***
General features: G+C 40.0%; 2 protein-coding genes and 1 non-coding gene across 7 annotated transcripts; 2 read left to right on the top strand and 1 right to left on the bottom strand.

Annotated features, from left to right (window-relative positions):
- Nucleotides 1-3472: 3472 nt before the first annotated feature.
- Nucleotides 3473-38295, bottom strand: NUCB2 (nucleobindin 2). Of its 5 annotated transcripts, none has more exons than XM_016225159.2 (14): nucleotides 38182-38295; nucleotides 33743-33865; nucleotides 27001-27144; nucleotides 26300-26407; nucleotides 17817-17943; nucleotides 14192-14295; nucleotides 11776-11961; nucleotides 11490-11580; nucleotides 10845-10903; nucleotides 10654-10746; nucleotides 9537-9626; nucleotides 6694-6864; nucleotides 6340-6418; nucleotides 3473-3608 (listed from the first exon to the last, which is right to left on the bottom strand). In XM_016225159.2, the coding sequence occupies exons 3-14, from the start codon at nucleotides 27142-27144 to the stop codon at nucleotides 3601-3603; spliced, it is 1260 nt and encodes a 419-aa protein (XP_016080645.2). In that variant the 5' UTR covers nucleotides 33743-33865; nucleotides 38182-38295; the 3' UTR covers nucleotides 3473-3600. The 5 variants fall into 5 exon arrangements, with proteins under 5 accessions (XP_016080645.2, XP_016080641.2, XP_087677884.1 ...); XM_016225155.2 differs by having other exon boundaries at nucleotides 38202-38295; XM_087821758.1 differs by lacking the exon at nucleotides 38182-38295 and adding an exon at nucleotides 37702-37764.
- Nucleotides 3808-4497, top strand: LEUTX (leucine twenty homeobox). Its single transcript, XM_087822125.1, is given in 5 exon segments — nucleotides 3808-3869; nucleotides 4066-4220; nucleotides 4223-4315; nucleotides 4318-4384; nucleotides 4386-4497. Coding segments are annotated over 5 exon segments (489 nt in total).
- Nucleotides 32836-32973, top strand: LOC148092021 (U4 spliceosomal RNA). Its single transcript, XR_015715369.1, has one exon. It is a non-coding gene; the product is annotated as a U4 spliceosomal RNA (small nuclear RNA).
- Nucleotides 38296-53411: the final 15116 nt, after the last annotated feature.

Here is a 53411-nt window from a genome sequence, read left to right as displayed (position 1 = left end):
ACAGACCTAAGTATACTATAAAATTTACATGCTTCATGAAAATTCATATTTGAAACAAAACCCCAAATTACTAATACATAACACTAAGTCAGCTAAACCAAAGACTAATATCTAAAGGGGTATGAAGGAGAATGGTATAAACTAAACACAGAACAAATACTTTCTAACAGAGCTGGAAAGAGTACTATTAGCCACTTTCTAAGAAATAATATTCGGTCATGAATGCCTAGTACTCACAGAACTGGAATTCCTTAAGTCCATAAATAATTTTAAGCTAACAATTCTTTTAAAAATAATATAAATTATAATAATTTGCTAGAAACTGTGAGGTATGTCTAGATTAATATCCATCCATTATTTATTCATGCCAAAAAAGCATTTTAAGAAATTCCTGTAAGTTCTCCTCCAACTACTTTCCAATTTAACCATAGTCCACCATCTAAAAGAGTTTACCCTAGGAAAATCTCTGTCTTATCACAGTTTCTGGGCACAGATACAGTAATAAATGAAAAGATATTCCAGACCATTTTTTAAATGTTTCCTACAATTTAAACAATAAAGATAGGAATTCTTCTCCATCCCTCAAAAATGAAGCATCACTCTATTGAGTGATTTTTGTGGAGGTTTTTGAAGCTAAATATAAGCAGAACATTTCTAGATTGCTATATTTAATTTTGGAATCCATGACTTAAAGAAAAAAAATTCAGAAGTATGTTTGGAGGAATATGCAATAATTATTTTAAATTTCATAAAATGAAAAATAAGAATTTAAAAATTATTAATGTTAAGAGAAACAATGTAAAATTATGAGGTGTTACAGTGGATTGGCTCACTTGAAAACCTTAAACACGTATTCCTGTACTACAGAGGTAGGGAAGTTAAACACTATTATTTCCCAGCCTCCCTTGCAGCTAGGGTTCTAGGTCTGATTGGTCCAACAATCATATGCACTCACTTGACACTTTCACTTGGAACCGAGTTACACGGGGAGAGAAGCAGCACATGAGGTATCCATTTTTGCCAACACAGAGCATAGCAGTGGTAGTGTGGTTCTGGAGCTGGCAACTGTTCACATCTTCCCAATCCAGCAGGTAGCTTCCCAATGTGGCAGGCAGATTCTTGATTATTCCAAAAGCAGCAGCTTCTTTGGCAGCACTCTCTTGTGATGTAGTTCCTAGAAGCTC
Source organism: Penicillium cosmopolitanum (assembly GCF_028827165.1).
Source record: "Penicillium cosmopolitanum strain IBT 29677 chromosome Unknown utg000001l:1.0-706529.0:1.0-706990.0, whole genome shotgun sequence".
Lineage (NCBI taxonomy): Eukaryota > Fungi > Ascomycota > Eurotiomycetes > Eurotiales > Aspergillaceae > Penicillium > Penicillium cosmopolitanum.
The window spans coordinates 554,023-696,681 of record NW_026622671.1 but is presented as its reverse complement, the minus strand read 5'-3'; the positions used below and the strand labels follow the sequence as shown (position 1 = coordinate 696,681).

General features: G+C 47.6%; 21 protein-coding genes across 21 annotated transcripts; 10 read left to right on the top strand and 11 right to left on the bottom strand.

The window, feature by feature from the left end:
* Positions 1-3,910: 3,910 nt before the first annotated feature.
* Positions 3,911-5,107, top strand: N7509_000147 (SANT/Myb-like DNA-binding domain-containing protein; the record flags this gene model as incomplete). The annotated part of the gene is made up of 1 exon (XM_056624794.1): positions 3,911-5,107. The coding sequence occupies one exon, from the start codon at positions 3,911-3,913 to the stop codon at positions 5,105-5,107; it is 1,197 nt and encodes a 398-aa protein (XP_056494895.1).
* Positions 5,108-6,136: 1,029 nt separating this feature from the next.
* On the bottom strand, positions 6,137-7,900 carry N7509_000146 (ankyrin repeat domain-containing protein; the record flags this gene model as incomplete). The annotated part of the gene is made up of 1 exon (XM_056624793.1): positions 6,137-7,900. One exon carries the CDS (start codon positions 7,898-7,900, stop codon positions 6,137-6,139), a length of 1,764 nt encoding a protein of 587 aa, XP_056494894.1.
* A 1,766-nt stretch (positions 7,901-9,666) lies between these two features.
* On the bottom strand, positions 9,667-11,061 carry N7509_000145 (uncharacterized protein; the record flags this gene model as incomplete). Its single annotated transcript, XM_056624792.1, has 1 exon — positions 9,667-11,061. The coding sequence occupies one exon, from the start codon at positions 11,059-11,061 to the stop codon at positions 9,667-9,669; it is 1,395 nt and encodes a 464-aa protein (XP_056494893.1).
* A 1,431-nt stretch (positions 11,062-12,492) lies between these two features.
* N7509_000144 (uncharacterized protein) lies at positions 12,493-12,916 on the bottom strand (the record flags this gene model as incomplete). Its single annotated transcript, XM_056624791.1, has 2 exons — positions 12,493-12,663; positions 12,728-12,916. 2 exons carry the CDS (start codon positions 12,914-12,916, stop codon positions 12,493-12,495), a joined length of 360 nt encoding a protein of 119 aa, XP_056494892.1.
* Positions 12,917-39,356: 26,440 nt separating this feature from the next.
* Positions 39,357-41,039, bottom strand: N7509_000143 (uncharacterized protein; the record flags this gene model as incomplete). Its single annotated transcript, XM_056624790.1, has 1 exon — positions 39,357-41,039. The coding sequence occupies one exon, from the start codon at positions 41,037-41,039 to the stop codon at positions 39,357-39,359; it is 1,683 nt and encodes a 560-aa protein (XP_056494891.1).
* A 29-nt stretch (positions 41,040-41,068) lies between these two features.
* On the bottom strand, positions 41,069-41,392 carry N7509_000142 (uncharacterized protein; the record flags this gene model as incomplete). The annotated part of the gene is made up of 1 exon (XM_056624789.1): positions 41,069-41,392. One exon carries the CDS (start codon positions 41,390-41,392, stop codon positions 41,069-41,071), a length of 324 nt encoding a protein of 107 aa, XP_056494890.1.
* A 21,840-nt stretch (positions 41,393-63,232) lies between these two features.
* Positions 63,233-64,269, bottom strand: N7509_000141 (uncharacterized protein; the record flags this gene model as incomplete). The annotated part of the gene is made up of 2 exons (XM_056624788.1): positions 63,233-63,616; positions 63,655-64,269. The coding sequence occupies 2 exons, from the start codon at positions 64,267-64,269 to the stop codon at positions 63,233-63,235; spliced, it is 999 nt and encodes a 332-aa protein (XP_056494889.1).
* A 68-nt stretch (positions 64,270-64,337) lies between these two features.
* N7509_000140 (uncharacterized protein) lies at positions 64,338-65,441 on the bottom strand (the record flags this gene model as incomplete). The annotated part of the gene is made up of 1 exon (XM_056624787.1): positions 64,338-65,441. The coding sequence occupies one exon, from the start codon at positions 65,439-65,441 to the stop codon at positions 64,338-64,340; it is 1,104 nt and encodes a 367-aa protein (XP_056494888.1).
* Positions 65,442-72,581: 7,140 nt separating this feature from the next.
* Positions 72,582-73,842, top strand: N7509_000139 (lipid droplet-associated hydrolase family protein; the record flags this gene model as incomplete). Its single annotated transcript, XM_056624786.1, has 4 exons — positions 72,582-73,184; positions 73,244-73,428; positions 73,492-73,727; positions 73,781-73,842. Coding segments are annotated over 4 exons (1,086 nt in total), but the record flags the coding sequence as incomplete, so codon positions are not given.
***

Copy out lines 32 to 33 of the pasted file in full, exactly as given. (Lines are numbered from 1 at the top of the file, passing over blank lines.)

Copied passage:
* Positions 65,442-72,581: 7,140 nt separating this feature from the next.
* Positions 72,582-73,842, top strand: N7509_000139 (lipid droplet-associated hydrolase family protein; the record flags this gene model as incomplete). Its single annotated transcript, XM_056624786.1, has 4 exons — positions 72,582-73,184; positions 73,244-73,428; positions 73,492-73,727; positions 73,781-73,842. Coding segments are annotated over 4 exons (1,086 nt in total), but the record flags the coding sequence as incomplete, so codon positions are not given.